Eight ways athletes can rebound from injuries
The following is a chapter excerpt from the new book Control Your Off the Field Concerns published by Championship Performance. It is addressed directly to athletes.
By Alan Goldberg, Ed.D.
An athlete's psychological response to his or her injury will go a long way to how quickly and effectively they get back to full strength. After an injury, athletes often go through phases which are displayed by the following responses:
1) Denial. They may downplay or ignore the seriousness of the injury, falsely believing that everything is OK.
2) Anger. Sometimes athletes adopt a “why me” attitude and act hostile to teammates and coaches.
3) Bargaining. Some athletes get into the bargaining stage: “If I do this or do that, I'll be able to get back on the field.”
4) Depression sets in when they realize it may take longer than anticipated to get back to full strength. Symptoms include overeating, sleep disturbance, and low energy.
5) Acceptance. At the end of this process, the athlete comes to accept his/her situation and make the best of it.
Recommendation: Here are eight ways athletes can best handle injuries from a psychological perspective.
1) Be sad - for a time. Allow yourself to mourn and feel whatever loss you are experiencing. Being "macho," "strong" or "brave" by burying or hiding the feelings in this situation is not only a waste of energy, but it will interfere with you effectively coping and recovering.
2) Deal with what is. Injured athletes tend to focus on the ‘could have beens’ and ‘should have beens’ and the ‘way it was if only I hadn't gotten hurt.’ The fact is that no amount of wishful thinking will change the reality of the situation. Allow yourself to deal with where you are now.
3) Set new, more realistic goals. As you begin the recovery process, you may have to measure success differently than ever before. It may mean you have to concentrate on building up basic strength levels. Keep focused on recovery goals and leave the old ones in the past - for now - until a full recovery is made.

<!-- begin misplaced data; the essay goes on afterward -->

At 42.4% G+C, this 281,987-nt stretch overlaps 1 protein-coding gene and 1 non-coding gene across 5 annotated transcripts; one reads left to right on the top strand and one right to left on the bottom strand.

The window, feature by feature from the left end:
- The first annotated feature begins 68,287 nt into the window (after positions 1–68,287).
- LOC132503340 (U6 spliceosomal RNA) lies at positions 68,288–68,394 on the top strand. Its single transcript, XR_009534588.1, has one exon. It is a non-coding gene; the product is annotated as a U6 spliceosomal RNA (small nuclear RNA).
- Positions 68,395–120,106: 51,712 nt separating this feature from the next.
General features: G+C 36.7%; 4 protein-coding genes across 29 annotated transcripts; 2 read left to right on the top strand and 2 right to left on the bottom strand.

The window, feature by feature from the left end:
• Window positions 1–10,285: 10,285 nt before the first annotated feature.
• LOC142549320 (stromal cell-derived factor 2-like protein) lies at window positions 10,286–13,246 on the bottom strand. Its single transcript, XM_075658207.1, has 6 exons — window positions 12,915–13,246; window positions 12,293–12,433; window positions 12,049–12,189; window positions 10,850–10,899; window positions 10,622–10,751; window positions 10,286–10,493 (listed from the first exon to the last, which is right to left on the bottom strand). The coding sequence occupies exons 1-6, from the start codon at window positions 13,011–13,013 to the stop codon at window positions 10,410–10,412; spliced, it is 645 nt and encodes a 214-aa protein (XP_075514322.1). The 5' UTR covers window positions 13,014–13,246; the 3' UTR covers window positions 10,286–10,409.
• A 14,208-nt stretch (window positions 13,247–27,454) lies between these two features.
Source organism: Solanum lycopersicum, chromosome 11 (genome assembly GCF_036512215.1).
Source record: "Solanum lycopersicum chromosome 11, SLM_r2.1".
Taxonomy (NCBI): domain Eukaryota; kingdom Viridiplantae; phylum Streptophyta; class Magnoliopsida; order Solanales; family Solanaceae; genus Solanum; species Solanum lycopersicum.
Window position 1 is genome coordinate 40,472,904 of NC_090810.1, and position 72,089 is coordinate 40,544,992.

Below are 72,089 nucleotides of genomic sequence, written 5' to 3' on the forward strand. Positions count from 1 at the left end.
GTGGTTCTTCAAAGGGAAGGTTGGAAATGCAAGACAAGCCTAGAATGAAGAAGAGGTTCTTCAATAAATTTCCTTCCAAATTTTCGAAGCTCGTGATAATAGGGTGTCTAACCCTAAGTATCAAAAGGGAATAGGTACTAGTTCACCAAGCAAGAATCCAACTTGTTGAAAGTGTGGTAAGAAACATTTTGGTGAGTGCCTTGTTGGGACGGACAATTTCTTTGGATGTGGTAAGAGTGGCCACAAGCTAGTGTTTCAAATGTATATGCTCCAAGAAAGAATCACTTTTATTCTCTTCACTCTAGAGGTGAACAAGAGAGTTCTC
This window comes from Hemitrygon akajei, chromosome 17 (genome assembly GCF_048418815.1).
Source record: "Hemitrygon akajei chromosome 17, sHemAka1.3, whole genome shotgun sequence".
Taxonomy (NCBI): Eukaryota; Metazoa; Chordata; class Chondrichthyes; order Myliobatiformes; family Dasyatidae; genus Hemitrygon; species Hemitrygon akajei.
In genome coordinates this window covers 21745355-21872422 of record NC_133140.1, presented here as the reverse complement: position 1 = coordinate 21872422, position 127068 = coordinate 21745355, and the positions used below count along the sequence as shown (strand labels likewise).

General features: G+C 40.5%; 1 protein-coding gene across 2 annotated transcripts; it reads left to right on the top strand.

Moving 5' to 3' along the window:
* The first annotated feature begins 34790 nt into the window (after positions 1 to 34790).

4) Take an active part in your healing. Be conscientious about your physical therapy. Follow your doctors’ and trainers’ advice closely. Also, practice using healing imagery on a daily basis. If you are recovering from a broken bone or separated shoulder, spend 5 to 10 minutes imagining the bone or shoulder beginning to heal. See in your mind’s eye a healthy supply of red blood cells surrounding that area and facilitating the healing process. There isn't scientific evidence that using imagery speeds up the healing process, but it will make you feel more in control of the healing process.
5) Continue to ‘practice.’ and ‘work out.’ If your injury allows you to do even a portion of your training, continue as much as possible. If not, practice mentally by rehearsing in your mind how you will execute your assignments and be in proper position to run a pattern, swim a race, or make a perfect pass, etc. Attend some practice sessions and visualize what you will do once healthy.
6) Seek out the support of your teammates. Participate in team functions. Fight the urge to isolate yourself. You may feel worthless and suddenly different, but chances are you are the only one that feels that way. Reach out - don't pull away.
7) Think about how to use your sports experience in other areas of your life. If your injury forces you into permanent retirement you may feel that you have little or no skills or expertise that you could transfer from your sport. Nothing could be further from the truth. To excel in athletics, you have to have dedication, commitment, persistence, motivation, the ability to manage time, and how to master setbacks. These are all valuable skills you can apply to other areas of your life.
8) Be patient. If your injury is temporary, allow yourself enough time to heal properly. If you are anxious to get back in the thick of things and rush the healing process, you may set yourself up for another injury which will cost you in even more time away.
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